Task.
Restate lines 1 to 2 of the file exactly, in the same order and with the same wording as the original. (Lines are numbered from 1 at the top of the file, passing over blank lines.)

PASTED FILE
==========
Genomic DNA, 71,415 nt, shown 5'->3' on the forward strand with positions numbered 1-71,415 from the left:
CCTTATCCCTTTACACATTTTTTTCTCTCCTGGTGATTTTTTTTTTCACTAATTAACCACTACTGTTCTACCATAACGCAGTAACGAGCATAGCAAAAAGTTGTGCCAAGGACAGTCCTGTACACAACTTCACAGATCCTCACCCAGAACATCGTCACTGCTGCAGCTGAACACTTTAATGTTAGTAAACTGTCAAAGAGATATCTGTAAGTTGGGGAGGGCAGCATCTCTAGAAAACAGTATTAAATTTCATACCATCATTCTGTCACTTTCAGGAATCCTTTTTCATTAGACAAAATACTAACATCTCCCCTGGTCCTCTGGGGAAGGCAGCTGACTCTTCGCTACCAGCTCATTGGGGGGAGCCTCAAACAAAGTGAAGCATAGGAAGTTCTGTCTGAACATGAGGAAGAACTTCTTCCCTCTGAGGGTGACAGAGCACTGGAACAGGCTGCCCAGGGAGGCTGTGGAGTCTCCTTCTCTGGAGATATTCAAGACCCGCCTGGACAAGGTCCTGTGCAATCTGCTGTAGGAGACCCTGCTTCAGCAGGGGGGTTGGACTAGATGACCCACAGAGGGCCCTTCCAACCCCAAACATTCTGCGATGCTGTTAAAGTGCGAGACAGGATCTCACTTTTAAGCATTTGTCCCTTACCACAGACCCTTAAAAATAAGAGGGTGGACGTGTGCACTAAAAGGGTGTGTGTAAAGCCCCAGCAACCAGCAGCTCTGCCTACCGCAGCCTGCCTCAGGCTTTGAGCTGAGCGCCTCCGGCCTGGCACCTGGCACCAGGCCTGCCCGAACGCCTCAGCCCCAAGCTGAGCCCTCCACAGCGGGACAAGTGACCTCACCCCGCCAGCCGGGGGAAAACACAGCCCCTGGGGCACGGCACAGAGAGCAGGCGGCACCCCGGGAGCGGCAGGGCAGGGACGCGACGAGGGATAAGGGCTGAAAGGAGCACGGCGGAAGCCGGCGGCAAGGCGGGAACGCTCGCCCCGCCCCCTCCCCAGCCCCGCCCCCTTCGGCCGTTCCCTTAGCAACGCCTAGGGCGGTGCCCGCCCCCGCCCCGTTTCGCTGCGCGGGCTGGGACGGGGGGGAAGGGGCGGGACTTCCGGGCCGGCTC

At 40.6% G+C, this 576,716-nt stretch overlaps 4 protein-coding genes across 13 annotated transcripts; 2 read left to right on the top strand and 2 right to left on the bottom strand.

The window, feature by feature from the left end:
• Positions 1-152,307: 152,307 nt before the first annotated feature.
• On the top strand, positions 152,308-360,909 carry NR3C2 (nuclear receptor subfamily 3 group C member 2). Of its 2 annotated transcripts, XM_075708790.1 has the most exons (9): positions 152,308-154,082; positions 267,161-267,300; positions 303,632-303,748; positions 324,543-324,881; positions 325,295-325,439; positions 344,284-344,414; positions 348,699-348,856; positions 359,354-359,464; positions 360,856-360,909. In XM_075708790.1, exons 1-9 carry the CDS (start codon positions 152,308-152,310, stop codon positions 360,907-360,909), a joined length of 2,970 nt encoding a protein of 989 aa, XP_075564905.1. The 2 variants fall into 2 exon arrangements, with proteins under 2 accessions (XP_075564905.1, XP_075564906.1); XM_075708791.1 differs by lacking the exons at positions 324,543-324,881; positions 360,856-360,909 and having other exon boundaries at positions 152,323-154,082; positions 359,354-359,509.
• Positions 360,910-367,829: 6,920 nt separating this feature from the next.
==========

Genomic DNA, 71,415 nt, shown 5'->3' on the forward strand with positions numbered 1-71,415 from the left:
CCTTATCCCTTTACACATTTTTTTCTCTCCTGGTGATTTTTTTTTTCACTAATTAACCACTACTGTTCTACCATAACGCAGTAACGAGCATAGCAAAAAGTTGTGCCAAGGACAGTCCTGTACACAACTTCACAGATCCTCACCCAGAACATCGTCACTGCTGCAGCTGAACACTTTAATGTTAGTAAACTGTCAAAGAGATATCTGTAAGTTGGGGAGGGCAGCATCTCTAGAAAACAGTATTAAATTTCATACCATCATTCTGTCACTTTCAGGAATCCTTTTTCATTAGACAAAATACTAACATCTCCCCTGGTCCTCTGGGGAAGGCAGCTGACTCTTCGCTACCAGCTCATTGGGGGGAGCCTCAAACAAAGTGAAGCATAGGAAGTTCTGTCTGAACATGAGGAAGAACTTCTTCCCTCTGAGGGTGACAGAGCACTGGAACAGGCTGCCCAGGGAGGCTGTGGAGTCTCCTTCTCTGGAGATATTCAAGACCCGCCTGGACAAGGTCCTGTGCAATCTGCTGTAGGAGACCCTGCTTCAGCAGGGGGGTTGGACTAGATGACCCACAGAGGGCCCTTCCAACCCCAAACATTCTGCGATGCTGTTAAAGTGCGAGACAGGATCTCACTTTTAAGCATTTGTCCCTTACCACAGACCCTTAAAAATAAGAGGGTGGACGTGTGCACTAAAAGGGTGTGTGTAAAGCCCCAGCAACCAGCAGCTCTGCCTACCGCAGCCTGCCTCAGGCTTTGAGCTGAGCGCCTCCGGCCTGGCACCTGGCACCAGGCCTGCCCGAACGCCTCAGCCCCAAGCTGAGCCCTCCACAGCGGGACAAGTGACCTCACCCCGCCAGCCGGGGGAAAACACAGCCCCTGGGGCACGGCACAGAGAGCAGGCGGCACCCCGGGAGCGGCAGGGCAGGGACGCGACGAGGGATAAGGGCTGAAAGGAGCACGGCGGAAGCCGGCGGCAAGGCGGGAACGCTCGCCCCGCCCCCTCCCCAGCCCCGCCCCCTTCGGCCGTTCCCTTAGCAACGCCTAGGGCGGTGCCCGCCCCCGCCCCGTTTCGCTGCGCGGGCTGGGACGGGGGGGAAGGGGCGGGACTTCCGGGCCGGCTC